DIY Doctor

Main navigation

Unbelievable condensation on sash windows

Postby Jeemy » Mon Nov 03, 2008 4:42 pm


I have old-style, 6 panels per frame, single-glazed sash windows.

I reputtied them for the winter, but I'm really struggling to paint over the putty.

Basically they get so much condensation on them it gathers in pools at the base of each panel, and just dissolves the water-based gloss I've been using.

I managed somehow to get the undercoat on but its just non-stop.

I've tried wiping them down with kitchen tissue but the condensation just comes back.

I tried a flotilla of hairdryers but as soon as I switched them off to go to sleep, the condensation came back.

I'm out of ideas - can anybody help?

The windows are set back inside the walls by about 70cm, i.e. my walls are 70cm thick.

I hope thats enough information, but I'm really struggling to work out what to do here.

Many thanks,

Rank: Labourer
Progress to next rank:
Posts: 4
Joined: Mon Nov 03, 2008 4:37 pm


Simply Build It

Postby TheDoctor4 » Mon Nov 03, 2008 4:45 pm


Have you had a look at the DIY Projects area at all: There are several projects related to condensation that may provide you with some help.

Rank: Project Manager
Posts: 16777215
Joined: Tue Jul 24, 2007 9:12 am
Location: Somerset in the UK in Shepton mallet

Postby Jeemy » Mon Nov 03, 2008 5:44 pm

I did indeed look. These are not double glazed windows, or toilet cisterns, so that left Condensation - Our Guide.

The only advice in that was to install Trickle Vents to the windows. But I'm not really sure what these do, so that's why I asked for advice.
Rank: Labourer
Progress to next rank:
Posts: 4
Joined: Mon Nov 03, 2008 4:37 pm

Postby welsh brickie » Tue Nov 04, 2008 9:00 am

you will always get condensation on these windows
when you sleep at night warm air from you breathing will cause it
trickle vents will help but wont stop all of it.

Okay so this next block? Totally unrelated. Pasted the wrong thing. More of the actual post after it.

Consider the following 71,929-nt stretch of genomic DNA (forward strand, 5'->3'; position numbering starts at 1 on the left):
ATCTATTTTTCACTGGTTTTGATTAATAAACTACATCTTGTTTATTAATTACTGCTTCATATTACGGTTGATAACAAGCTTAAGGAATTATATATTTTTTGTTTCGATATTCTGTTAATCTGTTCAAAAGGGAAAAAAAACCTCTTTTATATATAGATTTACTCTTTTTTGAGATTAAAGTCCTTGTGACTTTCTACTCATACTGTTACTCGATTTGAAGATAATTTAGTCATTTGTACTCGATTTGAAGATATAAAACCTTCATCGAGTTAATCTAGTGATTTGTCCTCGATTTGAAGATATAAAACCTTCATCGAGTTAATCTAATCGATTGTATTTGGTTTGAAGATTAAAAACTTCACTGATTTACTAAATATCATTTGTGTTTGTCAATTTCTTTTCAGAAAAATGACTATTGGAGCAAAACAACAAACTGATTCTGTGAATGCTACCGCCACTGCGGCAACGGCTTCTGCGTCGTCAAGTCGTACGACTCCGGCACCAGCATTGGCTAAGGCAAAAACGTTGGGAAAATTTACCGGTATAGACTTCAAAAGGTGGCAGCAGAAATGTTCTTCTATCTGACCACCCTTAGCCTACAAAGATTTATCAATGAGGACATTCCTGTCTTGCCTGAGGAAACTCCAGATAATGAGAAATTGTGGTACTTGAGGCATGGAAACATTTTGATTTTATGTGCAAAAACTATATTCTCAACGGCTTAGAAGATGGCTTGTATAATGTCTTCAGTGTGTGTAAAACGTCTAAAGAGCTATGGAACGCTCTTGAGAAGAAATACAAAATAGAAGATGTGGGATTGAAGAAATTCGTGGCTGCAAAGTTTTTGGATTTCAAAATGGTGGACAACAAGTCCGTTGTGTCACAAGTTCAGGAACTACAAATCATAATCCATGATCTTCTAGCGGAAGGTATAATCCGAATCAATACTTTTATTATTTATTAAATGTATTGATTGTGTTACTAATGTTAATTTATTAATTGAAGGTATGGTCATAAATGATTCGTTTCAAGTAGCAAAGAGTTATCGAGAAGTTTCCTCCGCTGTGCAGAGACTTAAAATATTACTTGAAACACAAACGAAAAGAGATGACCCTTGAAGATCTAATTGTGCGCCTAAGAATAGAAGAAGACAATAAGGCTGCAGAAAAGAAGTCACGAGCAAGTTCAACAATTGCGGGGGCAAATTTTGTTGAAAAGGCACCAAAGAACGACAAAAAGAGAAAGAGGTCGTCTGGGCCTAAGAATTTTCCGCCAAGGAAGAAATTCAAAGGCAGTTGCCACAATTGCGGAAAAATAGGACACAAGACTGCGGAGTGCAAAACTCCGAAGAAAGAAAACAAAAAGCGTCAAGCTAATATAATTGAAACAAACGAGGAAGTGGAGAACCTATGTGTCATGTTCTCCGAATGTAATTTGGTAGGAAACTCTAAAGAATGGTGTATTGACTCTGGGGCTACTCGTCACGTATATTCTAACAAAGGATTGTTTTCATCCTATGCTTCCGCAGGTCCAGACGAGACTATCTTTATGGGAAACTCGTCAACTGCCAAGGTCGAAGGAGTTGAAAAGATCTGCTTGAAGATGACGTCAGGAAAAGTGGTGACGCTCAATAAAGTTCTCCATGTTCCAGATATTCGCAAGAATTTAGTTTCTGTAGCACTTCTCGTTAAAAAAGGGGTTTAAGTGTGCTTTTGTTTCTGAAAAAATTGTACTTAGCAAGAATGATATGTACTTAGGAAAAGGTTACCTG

the only way is to leave the top window slightly open.
Have you considered upvc inserts,you just remove the sliding sash window and are fixed against the outer bead,its much cheaper than full replacment windows and wil save money on your heating,plus no more condensation
welsh brickie
Rank: Project Manager
Posts: 2612
Joined: Sat Apr 12, 2008 7:54 am

Postby Jeemy » Wed Nov 05, 2008 12:17 pm

OK, it seems like its 6 days out of 7, so we've managed to get some paint to dry on them.

Its not from moisture while we sleep as its permanently condensed, all day.

I'm going to fit a trickle vent to one of them, the worst, just to see what happens. I'll look into the UPVC insert for next spring - this is a replacement to the inner window rather than the whole unit? So glass & edging but not frame?

I can get double-glazed units made really cheaply so thats probably the same thing.

Thank you very much for your help.
Rank: Labourer
Progress to next rank:
Posts: 4
Joined: Mon Nov 03, 2008 4:37 pm

Postby id99999uk » Tue Nov 11, 2008 2:16 pm

ventilation and air moisture are the issues here, as the windows are single glazed they will always be the coldest part of the room , assuming this temperature is below the dew point of the room you will have condensation
Rank: Apprentice
Progress to next rank:
Posts: 6
Joined: Tue Nov 11, 2008 1:48 pm

Display posts from previous
Sort by
Order by

  • DIY How to Project Guides
  • DIY how to tutorial projects and guides - Did you know we have a DIY Projects section? Well, if no, then we certainly do! Within this area of our site have literally hundreds of how-to guides and tutorials that cover a huge range of home improvement tasks. Each page also comes with pictures and a video to make completing those jobs even easier!

  • Related Topics